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The plan to launch the phase 1 trial to evaluate the safety and efficacy of combining the CAR-T cell therapy and oncolytic virus in patients with recurrent glioblastoma, a type of brain cancer, is supported by interim data from two ongoing trials.
Mustang Bio announced that it plans to launch a phase 1 clinical trial to assess the safety and efficacy of combining MB-108, an investigational oncolytic virus, with the CAR-T cell therapy MB-101 in a group of patients with recurrent glioblastoma, which is a type of brain cancer.
The decision comes after the early findings of two studies were presented at the recent American Association for Cancer Research (AACR) Annual Meeting.
“The data presented at the AACR Annual Meeting support the initiation of a phase 1 clinical trial to evaluate combining locoregional delivery of MB-108 and MB-101 as an attractive strategy for improving outcomes for patients with (recurrent glioblastoma). We are excited to build on the interim clinical safety and feasibility data for administering either single agent MB-101 or MB-108, as well as to take advantage of the potential of oncolytic viral therapy to make the tumor immunologically ‘hot’ since clinical data suggest that CAR T cells may be more effective in an inflamed tumor microenvironment,” Christine Brown, the deputy director of the T-Cell Therapeutics Research Laboratory at City of Hope Comprehensive Cancer Center in Duarte, California, said in a press release.
One of the trials Mustang Bio is referencing analyzed the feasibility and safety of the repeated delivery of the CAR-T cell therapy among 65 patients with recurrent or refractory malignant glioma who had previously received multiple lines of therapy. The results, according to the release, demonstrated that the weekly administration of treatment directly into the tumor, as well as into the central nervous system (to bypass the blood brain barrier) or both, appeared to be safe with manageable side effects. Moreover, the release continued, a final cohort of 19 patients showed that treatment may result in a survival benefit when compared with historical controls.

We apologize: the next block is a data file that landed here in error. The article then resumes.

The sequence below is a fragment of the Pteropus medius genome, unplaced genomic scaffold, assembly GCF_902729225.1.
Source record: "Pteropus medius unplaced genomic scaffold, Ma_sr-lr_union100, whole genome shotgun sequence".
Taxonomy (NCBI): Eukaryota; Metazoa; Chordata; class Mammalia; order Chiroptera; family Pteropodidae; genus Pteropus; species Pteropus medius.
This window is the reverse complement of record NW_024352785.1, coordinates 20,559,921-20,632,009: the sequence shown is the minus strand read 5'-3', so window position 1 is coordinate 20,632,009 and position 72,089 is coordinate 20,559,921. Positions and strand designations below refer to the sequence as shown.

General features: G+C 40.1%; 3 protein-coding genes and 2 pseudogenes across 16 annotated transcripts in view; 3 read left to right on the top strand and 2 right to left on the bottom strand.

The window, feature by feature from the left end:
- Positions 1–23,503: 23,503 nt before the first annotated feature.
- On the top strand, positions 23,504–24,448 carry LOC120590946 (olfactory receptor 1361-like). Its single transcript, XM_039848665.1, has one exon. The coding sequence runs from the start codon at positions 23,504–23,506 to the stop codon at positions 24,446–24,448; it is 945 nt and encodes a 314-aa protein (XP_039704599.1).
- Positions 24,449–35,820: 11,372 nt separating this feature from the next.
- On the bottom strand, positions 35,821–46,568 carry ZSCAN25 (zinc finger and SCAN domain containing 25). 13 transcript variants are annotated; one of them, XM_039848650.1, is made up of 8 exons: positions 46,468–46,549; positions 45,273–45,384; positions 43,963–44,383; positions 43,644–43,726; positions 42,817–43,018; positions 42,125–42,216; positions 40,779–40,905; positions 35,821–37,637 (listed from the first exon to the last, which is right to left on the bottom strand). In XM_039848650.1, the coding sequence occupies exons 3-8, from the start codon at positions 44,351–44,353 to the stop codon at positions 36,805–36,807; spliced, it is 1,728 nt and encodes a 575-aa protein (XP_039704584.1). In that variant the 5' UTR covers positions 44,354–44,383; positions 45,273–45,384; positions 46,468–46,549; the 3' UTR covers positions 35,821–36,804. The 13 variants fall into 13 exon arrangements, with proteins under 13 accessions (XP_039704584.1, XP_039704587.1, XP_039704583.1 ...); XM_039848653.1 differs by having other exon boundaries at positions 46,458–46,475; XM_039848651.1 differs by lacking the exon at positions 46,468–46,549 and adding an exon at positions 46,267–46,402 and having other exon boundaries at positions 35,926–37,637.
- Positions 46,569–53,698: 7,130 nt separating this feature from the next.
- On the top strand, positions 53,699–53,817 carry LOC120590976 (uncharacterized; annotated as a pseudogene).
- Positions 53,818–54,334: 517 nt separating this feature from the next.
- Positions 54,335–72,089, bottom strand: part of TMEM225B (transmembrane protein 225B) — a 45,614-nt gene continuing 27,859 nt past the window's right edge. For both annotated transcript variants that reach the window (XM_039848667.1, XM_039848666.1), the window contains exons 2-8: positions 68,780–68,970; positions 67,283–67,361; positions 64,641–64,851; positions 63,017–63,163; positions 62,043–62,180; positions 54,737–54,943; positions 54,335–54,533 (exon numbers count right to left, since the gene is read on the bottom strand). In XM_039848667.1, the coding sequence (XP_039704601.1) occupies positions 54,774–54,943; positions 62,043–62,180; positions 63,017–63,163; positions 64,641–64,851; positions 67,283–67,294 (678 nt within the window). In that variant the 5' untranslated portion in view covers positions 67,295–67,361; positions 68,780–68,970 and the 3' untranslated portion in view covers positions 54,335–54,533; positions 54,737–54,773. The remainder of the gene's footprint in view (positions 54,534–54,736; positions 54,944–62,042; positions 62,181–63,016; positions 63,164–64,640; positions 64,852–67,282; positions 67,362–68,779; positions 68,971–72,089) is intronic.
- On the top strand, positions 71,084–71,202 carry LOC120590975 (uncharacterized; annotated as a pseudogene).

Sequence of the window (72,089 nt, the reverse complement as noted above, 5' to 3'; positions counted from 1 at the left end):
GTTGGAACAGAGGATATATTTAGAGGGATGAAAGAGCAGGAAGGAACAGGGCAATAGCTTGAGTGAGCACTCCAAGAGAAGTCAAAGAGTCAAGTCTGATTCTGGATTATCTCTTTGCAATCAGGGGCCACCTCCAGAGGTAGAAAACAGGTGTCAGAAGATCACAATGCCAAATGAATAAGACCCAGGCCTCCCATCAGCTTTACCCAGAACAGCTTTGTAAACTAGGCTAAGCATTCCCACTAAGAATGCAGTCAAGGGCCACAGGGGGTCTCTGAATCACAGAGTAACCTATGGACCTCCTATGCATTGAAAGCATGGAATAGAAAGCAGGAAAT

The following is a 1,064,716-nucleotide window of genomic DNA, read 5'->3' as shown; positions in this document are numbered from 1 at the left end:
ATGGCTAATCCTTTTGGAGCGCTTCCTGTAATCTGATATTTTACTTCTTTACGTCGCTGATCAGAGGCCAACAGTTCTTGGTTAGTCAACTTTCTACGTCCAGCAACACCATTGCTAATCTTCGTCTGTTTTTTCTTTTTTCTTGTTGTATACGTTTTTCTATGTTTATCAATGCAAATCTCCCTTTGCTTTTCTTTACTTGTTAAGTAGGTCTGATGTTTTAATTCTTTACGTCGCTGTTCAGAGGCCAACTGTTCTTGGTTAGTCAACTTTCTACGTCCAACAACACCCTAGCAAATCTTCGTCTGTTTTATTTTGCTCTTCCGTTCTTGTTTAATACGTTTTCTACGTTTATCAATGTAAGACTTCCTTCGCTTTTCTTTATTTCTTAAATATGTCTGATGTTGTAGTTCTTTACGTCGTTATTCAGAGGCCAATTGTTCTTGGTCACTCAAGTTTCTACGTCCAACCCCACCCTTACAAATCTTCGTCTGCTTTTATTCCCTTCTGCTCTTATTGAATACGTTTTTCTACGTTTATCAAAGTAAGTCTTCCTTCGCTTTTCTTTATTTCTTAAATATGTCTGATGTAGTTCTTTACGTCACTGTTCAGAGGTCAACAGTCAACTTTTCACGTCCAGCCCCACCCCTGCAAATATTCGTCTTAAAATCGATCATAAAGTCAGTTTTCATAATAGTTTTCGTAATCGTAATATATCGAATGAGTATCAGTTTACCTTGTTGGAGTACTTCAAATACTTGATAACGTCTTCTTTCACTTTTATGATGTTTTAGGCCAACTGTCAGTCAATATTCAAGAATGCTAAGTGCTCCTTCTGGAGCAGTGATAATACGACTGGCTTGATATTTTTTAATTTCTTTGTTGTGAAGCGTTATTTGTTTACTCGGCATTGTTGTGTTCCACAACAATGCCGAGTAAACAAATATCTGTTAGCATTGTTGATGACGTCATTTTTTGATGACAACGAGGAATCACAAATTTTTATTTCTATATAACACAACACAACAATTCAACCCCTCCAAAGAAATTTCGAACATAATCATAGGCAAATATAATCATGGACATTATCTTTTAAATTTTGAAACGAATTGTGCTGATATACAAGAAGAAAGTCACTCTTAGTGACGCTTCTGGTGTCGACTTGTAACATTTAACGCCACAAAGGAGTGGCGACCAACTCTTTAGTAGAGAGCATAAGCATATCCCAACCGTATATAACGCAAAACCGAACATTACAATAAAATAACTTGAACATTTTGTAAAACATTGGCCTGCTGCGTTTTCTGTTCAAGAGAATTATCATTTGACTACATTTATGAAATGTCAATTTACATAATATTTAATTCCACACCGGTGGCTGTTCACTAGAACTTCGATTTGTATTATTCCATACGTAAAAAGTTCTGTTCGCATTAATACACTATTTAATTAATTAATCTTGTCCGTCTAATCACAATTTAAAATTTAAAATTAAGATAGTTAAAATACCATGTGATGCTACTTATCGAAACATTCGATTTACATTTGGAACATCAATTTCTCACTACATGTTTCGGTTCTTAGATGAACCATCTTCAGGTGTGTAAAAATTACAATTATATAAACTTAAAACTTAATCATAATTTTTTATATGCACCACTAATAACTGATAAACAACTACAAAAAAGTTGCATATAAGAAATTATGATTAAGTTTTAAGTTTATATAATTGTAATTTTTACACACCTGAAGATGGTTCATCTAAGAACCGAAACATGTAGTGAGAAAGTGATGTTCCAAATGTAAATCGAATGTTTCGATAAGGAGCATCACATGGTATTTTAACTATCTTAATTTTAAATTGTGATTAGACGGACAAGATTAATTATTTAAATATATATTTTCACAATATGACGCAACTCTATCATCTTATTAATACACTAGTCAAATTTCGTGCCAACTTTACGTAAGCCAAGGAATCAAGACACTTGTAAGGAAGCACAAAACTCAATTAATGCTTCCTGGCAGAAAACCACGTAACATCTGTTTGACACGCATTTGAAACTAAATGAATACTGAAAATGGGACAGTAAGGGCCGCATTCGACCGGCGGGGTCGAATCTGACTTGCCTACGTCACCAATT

The other trial, which is ongoing at the University of Alabama at Birmingham, showed that a single infusion of the oncolytic virus into a patient with recurrent glioblastoma led to the death of cancer cells seven weeks post treatment.
“Recurrent (glioblastoma) remains a major challenge to treat with a median overall survival rate of six months,” Dr. Manuel Litchman, president and CEO of Mustang Bio, said in the release. “The MB-101 and MB-108 programs continue to enroll patients in Phase 1 clinical trials at City of Hope and UAB, respectively. Given the preclinical study outcomes, future efforts will include the combination therapy MB-109, for which we plan to file an investigational new drug application later this year.”
Of note, an investigational new drug application is a request from a trial sponsor to get authorization from the Food and Drug Administration to begin treating humans with an investigation drug.
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